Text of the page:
Montana Bill Would Define Hydro as Renewable Power

Published April 1, 2013

Montana Sen. Jim Keane (D-Butte) has filed legislation to define hydropower as a renewable power source for meeting Montana’s renewable power mandates. Keane’s bill follows similar legislation approved by the legislature in 2011 but vetoed by Gov. Brian Schweitzer (D).

Bipartisan Support
The Montana Senate approved Keane’s bill, SB 45, in overwhelming, bipartisan fashion by a vote of 46-4. The House concurred by a vote of 70-27. The real drama will be over whether Gov. Steve Bullock (D) vetoes the bill and, if he does, whether the legislature overrides a veto.

Affordable Hydropower
Montana law requires consumers to purchase 15 percent of their electricity from renewable sources by 2015 and 20 percent by 2020. Currently, large-scale hydropower does not count toward that amount, even though hydropower, like wind power, is renewable and emissions-free.

PPL Montana, the state’s largest supplier of hydroelectric power, is finishing up a $240 million expansion of its Rainbow Dam near Great Falls. Keane would like to see inexpensive Rainbow Dam power count toward the renewable mix.

Carl Graham, CEO of the Montana Policy Institute, notes PPL invested millions of dollars to upgrade the dam in Great Falls. The investment benefits consumers in the state by providing electricity that is far more affordable than wind and solar power.

“I’m not in favor of subsidizing renewables, but if we’re going to be in the business of picking renewable energy winners and losers, and hydro is every bit as renewable as wind and solar, then it’s hypocritical to not treat them all the same,” said Graham.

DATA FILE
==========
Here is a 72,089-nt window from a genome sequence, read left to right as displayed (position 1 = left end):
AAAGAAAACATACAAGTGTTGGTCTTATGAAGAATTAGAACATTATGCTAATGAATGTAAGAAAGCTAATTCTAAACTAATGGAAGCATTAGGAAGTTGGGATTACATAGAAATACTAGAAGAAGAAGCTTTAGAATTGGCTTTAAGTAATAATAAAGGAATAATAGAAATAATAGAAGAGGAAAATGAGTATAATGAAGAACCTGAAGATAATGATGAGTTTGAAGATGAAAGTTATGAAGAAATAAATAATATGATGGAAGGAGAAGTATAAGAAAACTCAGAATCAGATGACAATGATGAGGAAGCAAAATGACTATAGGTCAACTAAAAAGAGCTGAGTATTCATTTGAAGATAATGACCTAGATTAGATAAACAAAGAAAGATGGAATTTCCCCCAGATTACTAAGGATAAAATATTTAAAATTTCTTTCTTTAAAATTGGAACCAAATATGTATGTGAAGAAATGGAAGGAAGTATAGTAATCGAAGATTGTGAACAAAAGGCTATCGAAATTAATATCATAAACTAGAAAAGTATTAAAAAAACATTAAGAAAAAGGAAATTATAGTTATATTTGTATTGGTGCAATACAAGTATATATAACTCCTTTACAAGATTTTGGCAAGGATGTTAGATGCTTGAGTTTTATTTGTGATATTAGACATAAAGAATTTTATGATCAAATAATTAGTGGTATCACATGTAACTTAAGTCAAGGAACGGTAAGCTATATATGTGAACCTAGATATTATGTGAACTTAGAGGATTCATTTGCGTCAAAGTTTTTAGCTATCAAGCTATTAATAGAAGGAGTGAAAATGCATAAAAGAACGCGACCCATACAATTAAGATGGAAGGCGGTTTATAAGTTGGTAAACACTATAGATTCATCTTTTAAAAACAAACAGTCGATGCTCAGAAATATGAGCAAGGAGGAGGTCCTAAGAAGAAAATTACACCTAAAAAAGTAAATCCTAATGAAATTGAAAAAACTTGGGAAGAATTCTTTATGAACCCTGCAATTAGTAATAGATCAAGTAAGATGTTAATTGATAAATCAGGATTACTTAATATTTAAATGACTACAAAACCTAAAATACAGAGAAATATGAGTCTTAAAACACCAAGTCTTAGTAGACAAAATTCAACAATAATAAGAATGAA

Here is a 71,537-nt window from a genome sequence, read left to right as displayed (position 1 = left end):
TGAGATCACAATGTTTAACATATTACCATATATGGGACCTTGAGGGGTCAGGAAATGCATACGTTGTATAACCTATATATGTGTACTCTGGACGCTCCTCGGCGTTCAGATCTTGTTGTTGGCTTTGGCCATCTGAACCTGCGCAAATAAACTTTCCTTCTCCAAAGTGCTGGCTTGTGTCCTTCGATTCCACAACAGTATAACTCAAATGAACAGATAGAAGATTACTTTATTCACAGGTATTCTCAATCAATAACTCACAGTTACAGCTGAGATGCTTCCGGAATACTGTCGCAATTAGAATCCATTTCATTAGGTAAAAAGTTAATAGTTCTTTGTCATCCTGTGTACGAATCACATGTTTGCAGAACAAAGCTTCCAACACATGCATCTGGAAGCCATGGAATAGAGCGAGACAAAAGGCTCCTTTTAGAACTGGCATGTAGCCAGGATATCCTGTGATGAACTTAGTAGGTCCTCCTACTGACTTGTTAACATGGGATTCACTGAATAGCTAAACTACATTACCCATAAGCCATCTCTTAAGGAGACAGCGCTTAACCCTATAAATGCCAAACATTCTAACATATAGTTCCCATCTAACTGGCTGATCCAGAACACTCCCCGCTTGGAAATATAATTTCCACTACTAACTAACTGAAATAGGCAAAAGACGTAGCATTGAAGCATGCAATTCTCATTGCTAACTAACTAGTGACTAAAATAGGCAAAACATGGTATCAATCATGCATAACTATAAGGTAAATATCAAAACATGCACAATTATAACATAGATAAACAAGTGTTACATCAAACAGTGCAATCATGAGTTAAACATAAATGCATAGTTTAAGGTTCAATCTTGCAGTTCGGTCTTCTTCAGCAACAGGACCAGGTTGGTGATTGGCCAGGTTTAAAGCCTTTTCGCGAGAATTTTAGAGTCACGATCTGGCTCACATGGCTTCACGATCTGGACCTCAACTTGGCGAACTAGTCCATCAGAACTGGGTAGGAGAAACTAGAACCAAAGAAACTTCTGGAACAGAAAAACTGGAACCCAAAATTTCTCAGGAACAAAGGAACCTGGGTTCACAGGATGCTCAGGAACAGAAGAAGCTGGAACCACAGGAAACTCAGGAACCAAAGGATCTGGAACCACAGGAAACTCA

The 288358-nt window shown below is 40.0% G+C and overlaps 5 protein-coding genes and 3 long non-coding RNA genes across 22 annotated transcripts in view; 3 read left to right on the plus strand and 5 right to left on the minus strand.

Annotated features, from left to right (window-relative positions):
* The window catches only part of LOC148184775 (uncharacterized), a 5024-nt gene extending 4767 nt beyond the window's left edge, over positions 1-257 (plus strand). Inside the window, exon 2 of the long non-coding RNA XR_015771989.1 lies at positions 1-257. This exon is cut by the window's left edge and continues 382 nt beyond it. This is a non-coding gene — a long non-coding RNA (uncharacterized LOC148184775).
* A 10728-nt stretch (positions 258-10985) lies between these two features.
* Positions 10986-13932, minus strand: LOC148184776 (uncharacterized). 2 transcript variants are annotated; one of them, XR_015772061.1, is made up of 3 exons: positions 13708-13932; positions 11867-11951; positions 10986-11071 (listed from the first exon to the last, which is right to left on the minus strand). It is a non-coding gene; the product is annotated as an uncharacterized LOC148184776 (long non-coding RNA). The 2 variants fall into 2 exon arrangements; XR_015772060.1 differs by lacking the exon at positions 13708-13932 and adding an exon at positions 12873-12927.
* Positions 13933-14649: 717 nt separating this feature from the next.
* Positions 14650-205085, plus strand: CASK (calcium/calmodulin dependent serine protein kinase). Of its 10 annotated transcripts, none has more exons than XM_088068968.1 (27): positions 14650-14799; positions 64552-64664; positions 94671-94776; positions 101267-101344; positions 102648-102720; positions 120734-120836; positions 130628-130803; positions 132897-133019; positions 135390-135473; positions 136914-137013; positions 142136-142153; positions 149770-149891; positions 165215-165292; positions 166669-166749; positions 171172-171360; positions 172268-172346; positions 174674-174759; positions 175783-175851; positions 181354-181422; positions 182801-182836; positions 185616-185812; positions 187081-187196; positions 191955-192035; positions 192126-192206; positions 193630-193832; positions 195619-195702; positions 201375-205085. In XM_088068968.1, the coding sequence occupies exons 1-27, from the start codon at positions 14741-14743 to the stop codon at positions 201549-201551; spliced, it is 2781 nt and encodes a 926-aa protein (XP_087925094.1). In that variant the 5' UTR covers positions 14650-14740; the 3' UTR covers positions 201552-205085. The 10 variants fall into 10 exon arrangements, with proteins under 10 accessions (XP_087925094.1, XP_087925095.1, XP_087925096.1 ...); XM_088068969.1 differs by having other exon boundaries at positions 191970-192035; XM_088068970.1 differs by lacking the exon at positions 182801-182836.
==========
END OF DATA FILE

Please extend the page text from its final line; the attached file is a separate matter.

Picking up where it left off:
Activists Seek Increased Mandate
Kyla Maki, clean energy program director for the environmental activist group Montana Environmental Information Center, says her organization agrees with the concept of expanding renewable energy and approves retrofitting hydroelectric dams. Nevertheless, the organization opposes SB 45 because it grandfathers in the Rainbow Dam project, which might dissuade future projects unless the legislature increases the mandate above 15-percent.

“We’ve tried to get that clause changed. It was written specifically for the Great Falls dam which was finally completed last year,” said Maki. “We’d like to see a bill passed that includes more incentives.

“It comes down to incentivizing. Do we want to incentivize future projects? And if you incentivize other projects, will already completed ones dissuade people from taking on new ones?” she asked.

PPL began retrofitting the Great Falls dam—which was built in 1915—in 2010. The retrofitting will increase the dam’s power output from 30 megawatts to 56 megawatts.

“It’s a substantial project,” said Maki. “We support upgrading these dams and making them more fish-friendly.”

Restoring Affordable Electricity
H. Sterling Burnett, a senior fellow with the National Center for Policy Analysis, says state governments should never have gotten into the business of mandating renewable power production in the first place. In doing so, the state legislatures force consumers to purchase more expensive and less reliable energy, he said.

Nevertheless, said Burnett, SB 45 would restore affordable electricity to the renewable power mandate.

“Hydroelectric power is more reliable than other forms of renewable energy, like wind or solar, though it can become problematic if there is extended drought or low snowpack. In general, however, you can count on it 24 hours a day and seven days a week for at least some power,” said Burnett.

Kenneth Artz ([email protected]) writes from Dallas, Texas.